How do you get your sources to talk to you for the Garbo book? Was it difficult getting people to open up to you?

Finding people who knew Garbo and were willing to talk was incredibly difficult. Plus I had the disadvantage of having another writer going before me in many cases. Sometimes I was lucky and found people he didn't (or vice versa). Most important to me was the research. I decided to tackle this
"I never planned to be a writer, I just 'fell into' it -- and found that I not only could write, but that I liked it. I especially enjoy doing the research."
book as if Garbo had died 200 years ago and there was no one around to talk to. Okay, where do you begin when you're doing a biography of a historical figure? You find a paper trail; you begin with the libraries and archives. I wrote every one I could think of that might have something. I looked for letters in unusual places -- the auction houses were an unexpected help here. I went through magazines and newspapers day by day and month by month. You'd be surprised at the information you can find that hasn't been filtered through other people's memories. Knowing what I was talking about certainly helped to move some people to talk. The second most important thing is persistence. If the first letter doesn't get a response, don't give up: try another, then (if the subject is important) another. Find a phone number and follow through! (That's the hardest part for me because I'm normally shy.)

How long do you usually spend on research before actually writing the book?

This is more the publisher's decision than mine. If I had my way, I'd still be researching! And, indeed, I've found a few things since the book came out that I'd love to put in the book. But the writing took so long (over two years) that I continued to research during the day and write at night -- my favorite time.

What was the greatest obstacle you had to overcome in writing A Life Apart?

Meeting deadlines! Other than that, as far as the book itself was concerned, I would say it was that Garbo is the one person I know of who never seemed to feel compelled to share herself, her ambition, her fears, with even the closest of friends. She was skilled at charming her friends and deflecting the conversation into inconsequential territory. And she was pretty consistent about this. Friends did not press her. Then she would surprise you be confessing something intimate to a total stranger -- often a journalist -- which made her friends suspect these stories later.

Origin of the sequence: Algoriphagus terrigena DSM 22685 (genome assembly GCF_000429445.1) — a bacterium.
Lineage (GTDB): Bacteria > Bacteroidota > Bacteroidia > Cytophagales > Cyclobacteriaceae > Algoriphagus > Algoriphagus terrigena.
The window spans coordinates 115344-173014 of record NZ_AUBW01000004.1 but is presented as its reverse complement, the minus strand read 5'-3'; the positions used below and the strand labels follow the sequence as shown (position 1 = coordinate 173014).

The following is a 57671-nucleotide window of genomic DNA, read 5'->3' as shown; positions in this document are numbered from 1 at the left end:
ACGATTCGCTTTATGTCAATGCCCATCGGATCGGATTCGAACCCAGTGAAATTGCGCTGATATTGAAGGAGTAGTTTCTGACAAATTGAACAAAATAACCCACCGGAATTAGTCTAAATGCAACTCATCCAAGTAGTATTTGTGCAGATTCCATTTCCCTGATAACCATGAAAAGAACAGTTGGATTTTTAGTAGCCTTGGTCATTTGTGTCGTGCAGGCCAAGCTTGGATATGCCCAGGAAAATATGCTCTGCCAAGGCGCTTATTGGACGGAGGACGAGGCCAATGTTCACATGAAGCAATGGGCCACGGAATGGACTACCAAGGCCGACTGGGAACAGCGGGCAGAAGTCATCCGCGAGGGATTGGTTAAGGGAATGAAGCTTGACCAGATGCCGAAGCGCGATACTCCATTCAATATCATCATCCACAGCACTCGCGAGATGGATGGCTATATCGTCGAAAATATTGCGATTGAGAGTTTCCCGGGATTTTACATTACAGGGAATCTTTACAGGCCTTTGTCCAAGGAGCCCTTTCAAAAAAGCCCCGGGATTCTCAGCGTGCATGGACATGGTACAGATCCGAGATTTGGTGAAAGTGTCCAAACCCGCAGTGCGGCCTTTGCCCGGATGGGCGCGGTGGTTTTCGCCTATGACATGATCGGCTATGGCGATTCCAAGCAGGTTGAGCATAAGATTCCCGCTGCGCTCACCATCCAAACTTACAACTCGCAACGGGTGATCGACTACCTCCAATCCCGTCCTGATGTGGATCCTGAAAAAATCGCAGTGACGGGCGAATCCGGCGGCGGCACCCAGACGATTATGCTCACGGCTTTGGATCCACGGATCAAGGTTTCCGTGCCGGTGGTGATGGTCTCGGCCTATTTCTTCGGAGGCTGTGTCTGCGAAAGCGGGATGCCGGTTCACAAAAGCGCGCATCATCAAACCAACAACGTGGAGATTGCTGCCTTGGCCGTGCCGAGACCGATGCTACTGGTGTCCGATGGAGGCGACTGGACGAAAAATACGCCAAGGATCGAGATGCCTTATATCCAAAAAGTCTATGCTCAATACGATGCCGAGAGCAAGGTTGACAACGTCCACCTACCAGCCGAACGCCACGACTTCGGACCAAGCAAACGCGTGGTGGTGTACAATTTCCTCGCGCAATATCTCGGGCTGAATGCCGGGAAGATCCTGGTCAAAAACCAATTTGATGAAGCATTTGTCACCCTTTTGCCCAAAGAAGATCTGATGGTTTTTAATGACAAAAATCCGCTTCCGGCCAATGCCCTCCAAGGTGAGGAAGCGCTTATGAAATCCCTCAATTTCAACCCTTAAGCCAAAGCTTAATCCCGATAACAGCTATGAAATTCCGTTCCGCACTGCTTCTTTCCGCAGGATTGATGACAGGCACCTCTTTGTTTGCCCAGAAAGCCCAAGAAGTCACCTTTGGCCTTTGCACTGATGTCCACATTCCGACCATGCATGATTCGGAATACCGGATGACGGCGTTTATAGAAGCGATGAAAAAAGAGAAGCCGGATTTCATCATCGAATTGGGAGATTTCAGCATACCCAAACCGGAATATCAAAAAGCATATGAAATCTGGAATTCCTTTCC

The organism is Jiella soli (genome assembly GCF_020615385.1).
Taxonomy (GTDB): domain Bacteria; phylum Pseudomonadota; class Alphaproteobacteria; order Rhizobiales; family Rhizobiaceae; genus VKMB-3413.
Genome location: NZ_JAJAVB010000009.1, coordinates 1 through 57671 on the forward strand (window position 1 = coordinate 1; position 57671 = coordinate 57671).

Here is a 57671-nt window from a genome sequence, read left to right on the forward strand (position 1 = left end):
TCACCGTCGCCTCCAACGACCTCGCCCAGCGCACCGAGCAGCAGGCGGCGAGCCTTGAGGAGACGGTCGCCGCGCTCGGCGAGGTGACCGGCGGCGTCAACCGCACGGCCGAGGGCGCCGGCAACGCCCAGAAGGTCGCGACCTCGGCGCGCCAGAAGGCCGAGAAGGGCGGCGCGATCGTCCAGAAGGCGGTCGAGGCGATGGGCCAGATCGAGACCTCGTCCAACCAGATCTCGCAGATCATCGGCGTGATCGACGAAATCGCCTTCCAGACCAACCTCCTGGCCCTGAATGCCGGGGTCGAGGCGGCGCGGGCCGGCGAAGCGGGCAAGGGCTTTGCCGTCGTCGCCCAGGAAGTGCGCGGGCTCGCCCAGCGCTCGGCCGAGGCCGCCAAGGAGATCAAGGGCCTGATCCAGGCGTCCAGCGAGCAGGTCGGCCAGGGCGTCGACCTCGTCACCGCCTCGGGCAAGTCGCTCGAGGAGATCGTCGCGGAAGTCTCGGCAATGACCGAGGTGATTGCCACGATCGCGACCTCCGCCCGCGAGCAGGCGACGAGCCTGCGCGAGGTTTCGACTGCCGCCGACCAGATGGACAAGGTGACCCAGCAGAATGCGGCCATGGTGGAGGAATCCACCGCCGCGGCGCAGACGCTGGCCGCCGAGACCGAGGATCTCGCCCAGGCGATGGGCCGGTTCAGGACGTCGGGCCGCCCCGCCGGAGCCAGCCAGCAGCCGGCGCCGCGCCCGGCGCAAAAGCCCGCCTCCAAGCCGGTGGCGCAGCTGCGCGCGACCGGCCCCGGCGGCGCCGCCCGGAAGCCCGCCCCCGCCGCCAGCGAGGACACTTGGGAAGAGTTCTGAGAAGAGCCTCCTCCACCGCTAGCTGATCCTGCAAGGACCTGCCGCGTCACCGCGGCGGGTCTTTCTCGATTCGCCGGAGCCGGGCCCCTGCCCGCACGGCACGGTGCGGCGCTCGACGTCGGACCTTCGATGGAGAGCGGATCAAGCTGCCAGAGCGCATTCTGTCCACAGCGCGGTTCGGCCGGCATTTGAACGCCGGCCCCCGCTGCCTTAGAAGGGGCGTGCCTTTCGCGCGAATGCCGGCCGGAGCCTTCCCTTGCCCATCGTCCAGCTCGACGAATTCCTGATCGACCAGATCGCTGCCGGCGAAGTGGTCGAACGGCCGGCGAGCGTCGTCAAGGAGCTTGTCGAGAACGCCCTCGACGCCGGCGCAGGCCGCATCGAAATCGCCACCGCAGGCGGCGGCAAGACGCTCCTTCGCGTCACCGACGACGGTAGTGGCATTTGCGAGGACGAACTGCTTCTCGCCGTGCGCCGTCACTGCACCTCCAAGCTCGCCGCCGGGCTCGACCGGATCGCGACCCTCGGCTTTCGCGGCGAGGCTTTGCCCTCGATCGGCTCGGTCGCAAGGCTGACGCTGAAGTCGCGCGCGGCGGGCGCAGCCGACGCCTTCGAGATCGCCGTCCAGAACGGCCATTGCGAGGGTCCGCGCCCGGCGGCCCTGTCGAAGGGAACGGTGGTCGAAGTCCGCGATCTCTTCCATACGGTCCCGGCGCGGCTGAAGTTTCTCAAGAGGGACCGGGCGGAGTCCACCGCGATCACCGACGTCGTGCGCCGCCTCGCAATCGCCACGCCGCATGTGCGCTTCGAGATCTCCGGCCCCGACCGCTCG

If you could talk to Greta Garbo right now what would you ask her?

You know, I can't think of any one thing I would ask her. It would be fun to converse with her, but I think I would prefer to listen!

What do you enjoy most about writing celebrity biographies?

Well, I guess that's pretty obvious; I love doing the research. This book was six years in the making (five research; two writing). And, as I said, I still clip out items and put them in the file. Not to mention the fact that my Garbo research has helped enormously on my next book regarding Joan Crawford.

When you're not researching or writing, what do you like to do to relax?

I'm addicted to films. However, if you can get me out of the house, I love driving to the beach and watching the sunset. There are a lot of terrific places to get away in California -- I prefer ones that allow me to bring my dog. But I also dearly love to travel (although I hate flying). Right now, I'm planning an excursion into the Land of the Midnight Sun -- as soon as I'm done with Crawford.

Tell us about the Joan Crawford biography -- after Mommie Dearest, do you feel there is a different story to tell about Joan Crawford?

I just felt it was time to humanize her from that Saturday Night Live caricature. Mommie Dearest, the film, was like kabuki theater -- not based in reality. The book is another matter. It's the story of what goes wrong in a family, told from the children's point of view. It's an important book because it opened up the national dialogue on child abuse. But it is not a biography of Joan Crawford. Factually, there are a lot of inaccuracies in Mommie Dearest -- and nothing to tell us about the woman who befriended so many co-workers. The child saw a monster, but her friends saw someone else. That's what I want to write about. No excuses, no denials, just a fuller portrait.

For many years, the inner workings of Hollywood were largely kept secret. Has the Internet helped to change that?

I can't say the Internet has really helped me in terms of Hollywood. After all, I live and work here -- but it certainly opened up the rest of the country (and world) to me!

Do you see the market for entertainment reporters and writers expanding?

There's always room for those who have the spirit and determination. Cable and the Internet have certainly expanded the possibilities. It's just a matter of finding your own niche.

What is your advice to the novice writer hoping to break into entertainment writing?

Never give up. Keep writing, keep reading. Try to focus on the things you know about, the things that you love.